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Attorney General Josh Stein Fights to Keep Consumer Protections in Place

For Immediate Release:
Thursday, January 23, 2020

(RALEIGH) Attorney General Josh Stein today took action to ensure that states can continue to use powerful tools under federal law to protect consumers from fraud and abusive consumer practices. Attorney General Stein and 23 other attorneys general filed an amicus brief in Seila Law, LLC v. Consumer Financial Protection Bureau, arguing that the U.S. Supreme Court should preserve the Consumer Financial Protection Bureau (CFPB) and other significant consumer protections provided by Title X under the Dodd-Frank Act.

“As Attorney General, protecting consumers is one of my office’s highest priorities,” said Attorney General Josh Stein. “The Consumer Financial Protection Bureau’s work, along with these provisions under federal law, are critical to North Carolinians’ wellbeing. I urge the Supreme Court to keep these protections in place.”

In 2017, the CFPB commenced an investigation into the California law firm Seila Law for its debt-relief practices. Seila Law sought to block the investigation entirely, arguing that the CFPB is unconstitutionally structured because the CFPB director may only be terminated by the president “for inefficiency, neglect of duty, or malfeasance in office,” a provision that it argues impinges on executive power and violates the Constitution’s separation of powers clause. After its argument was rejected by the district and appeals court, Seila Law has now appealed to the U.S. Supreme Court, again arguing that the CFPB is unconstitutional and that the entirety of Title X of the Dodd-Frank Act — which includes the provisions that created the CFPB, as well as powerful, new tools for state consumer protection enforcement — must be struck down.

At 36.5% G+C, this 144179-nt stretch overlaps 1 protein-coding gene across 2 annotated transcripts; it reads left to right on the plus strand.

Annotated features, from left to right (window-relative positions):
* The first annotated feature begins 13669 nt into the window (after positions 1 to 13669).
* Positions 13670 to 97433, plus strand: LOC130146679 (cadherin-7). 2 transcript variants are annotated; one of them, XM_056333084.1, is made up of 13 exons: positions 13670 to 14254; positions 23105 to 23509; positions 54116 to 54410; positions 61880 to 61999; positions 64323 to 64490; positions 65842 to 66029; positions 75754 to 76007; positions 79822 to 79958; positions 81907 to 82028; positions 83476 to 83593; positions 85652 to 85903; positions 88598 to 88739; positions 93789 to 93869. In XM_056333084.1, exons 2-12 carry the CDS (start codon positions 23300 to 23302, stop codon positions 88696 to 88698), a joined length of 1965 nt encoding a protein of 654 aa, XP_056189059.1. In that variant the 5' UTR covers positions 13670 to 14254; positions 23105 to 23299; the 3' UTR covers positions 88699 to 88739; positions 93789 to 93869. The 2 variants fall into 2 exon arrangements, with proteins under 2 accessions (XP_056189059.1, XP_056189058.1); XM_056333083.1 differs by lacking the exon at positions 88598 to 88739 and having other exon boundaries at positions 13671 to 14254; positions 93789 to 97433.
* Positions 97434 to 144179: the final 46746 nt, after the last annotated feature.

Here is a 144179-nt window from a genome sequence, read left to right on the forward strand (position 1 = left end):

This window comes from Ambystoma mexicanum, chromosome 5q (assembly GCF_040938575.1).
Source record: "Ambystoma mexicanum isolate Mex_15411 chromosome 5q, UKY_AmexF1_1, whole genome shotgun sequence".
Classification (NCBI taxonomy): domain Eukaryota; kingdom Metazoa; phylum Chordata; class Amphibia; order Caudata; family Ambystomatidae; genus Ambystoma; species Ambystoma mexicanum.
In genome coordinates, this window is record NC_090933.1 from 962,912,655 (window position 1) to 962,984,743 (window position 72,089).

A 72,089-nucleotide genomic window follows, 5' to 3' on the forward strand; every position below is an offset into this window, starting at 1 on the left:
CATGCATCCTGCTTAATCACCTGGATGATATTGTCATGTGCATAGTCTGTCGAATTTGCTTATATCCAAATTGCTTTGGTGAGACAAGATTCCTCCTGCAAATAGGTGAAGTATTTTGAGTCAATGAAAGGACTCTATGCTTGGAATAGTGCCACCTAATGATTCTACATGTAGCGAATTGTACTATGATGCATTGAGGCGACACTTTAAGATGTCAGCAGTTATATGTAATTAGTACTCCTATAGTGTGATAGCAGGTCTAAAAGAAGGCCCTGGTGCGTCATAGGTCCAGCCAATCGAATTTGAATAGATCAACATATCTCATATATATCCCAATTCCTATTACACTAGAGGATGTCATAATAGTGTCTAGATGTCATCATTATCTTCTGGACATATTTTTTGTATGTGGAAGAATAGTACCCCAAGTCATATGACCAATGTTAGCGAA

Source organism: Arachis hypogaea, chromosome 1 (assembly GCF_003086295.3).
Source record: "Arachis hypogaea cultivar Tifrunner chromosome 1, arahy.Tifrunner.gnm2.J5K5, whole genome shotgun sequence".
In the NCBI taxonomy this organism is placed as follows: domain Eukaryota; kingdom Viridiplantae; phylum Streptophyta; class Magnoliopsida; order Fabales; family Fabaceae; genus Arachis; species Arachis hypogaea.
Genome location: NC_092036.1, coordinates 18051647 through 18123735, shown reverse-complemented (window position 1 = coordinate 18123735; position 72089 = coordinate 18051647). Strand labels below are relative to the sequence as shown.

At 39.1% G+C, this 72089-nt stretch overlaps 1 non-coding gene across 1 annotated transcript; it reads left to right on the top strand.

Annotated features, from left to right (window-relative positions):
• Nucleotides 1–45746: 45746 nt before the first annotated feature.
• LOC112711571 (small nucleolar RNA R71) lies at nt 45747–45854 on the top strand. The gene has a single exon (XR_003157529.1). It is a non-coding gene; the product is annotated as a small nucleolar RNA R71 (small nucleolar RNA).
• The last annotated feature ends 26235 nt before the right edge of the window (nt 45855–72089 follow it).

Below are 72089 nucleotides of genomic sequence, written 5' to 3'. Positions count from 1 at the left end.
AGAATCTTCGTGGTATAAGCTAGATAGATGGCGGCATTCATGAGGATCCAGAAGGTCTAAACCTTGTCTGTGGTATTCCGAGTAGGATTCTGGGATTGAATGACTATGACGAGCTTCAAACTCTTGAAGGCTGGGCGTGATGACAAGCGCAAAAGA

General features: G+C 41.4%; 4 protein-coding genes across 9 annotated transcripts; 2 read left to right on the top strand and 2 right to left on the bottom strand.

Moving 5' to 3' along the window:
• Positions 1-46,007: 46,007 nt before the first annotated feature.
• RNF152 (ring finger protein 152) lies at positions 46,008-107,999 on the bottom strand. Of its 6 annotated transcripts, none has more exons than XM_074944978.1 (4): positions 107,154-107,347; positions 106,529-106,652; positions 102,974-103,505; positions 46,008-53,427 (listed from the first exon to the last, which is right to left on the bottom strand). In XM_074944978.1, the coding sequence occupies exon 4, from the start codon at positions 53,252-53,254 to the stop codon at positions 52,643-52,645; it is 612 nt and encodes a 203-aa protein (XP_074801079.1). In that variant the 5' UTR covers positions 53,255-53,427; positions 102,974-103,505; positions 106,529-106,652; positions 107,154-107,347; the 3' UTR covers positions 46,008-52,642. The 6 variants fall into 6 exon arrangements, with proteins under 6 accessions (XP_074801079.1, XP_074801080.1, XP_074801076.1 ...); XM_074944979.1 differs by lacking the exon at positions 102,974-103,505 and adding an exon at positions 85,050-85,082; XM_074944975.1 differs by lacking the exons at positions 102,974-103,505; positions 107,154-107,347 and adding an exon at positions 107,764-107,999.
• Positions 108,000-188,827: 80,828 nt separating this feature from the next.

Under the Trump administration, the CFPB has changed course from the position of the Obama administration and now agrees with Seila Law that the for-cause removal provision violates the separation of powers clause, although the agency argues that the rest of Title X can survive even if the for-cause removal provision is invalid.

In the amicus brief filed today, the coalition argues that the CFPB’s structure is constitutional and that even if the for-cause removal provision is invalid, the CFPB and the rest of Title X should survive. The brief highlights the many ways that the states have worked cooperatively with the CFPB to root out fraud and abusive consumer practices in the market, including joint enforcement actions and information sharing. The brief also highlights the various provisions of Title X that are unrelated to the CFPB, but nonetheless give the states powerful tools to combat fraud and abusive practices.

Attorney General Stein is joined in filing today’s brief by the Attorneys General of California, Colorado, Connecticut, Delaware, Hawaii, Illinois, Maine, Maryland, Massachusetts, Michigan, Minnesota, Nevada, New Jersey, New Mexico, Oregon, Pennsylvania, Rhode Island, Vermont, Virginia, Washington, Wisconsin, and the District of Columbia.

A copy of the brief is available here.

Laura Brewer (919) 716-6484


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